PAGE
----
Arranged by the Philippine Map Collectors Society (PHIMCOS) to commemorate the 10th anniversary of its foundation, and hosted by the Metropolitan Museum of Manila, Mapping the Philippine Seas is an exhibition of rare historical maps and charts of the Philippine archipelago and its surrounding seas from the early 16th century to the end of the 19th century. The exhibition showcases 165 original maps and sea charts from the collections of 17 PHIMCOS members, another private collector, the GSIS Museo ng Sining, and a reproduction of the Selden Map courtesy of the Bodleian Library, University of Oxford.
This exhibit covers the period from 1898 when the First Philippine Republic was established to 1907 when the First Philippine National Assembly was convened. The establishment of the First Philippine Republic marked the culmination of the Spanish rule in the country, and although it was short-lived, its establishment and the ensuing events played a pivotal role in the eventual fulfillment of the aspirations of the Filipinos in self determination.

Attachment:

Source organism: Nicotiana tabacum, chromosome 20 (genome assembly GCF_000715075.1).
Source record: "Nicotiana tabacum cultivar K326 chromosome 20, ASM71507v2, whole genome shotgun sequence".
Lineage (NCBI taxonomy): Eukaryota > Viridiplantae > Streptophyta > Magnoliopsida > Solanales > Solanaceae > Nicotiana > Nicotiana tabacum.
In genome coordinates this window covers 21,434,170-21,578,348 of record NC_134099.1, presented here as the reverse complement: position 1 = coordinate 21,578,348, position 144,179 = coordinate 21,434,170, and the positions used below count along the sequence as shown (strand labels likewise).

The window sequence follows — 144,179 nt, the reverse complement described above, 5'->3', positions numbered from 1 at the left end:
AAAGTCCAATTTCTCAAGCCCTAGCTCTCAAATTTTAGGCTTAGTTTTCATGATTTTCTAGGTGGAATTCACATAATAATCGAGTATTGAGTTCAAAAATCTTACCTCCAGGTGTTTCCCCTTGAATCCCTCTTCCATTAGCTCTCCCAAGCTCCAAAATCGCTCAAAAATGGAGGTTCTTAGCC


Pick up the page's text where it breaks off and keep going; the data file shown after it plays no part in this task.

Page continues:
To commemorate the 250th anniversary of the British Occupation of Manila and Cavite (1762 – 1764), the Philippine Map Collector Society and the Embassy of the United Kingdom have collaborated to shed more light on and draw lessons from this little known event in Philippine history.
Our image of our country’s territory, location and boundaries we know because of maps, the most visual representation of our nationhood. Collections of maps tell a tale as rich as any tome on history. Maps are the graphic record of how a nation was forged, the evidence of the fate of both colonized and colonizer.
Maps and prints exhibited in cooperation with the Spanish Embassy in Manila.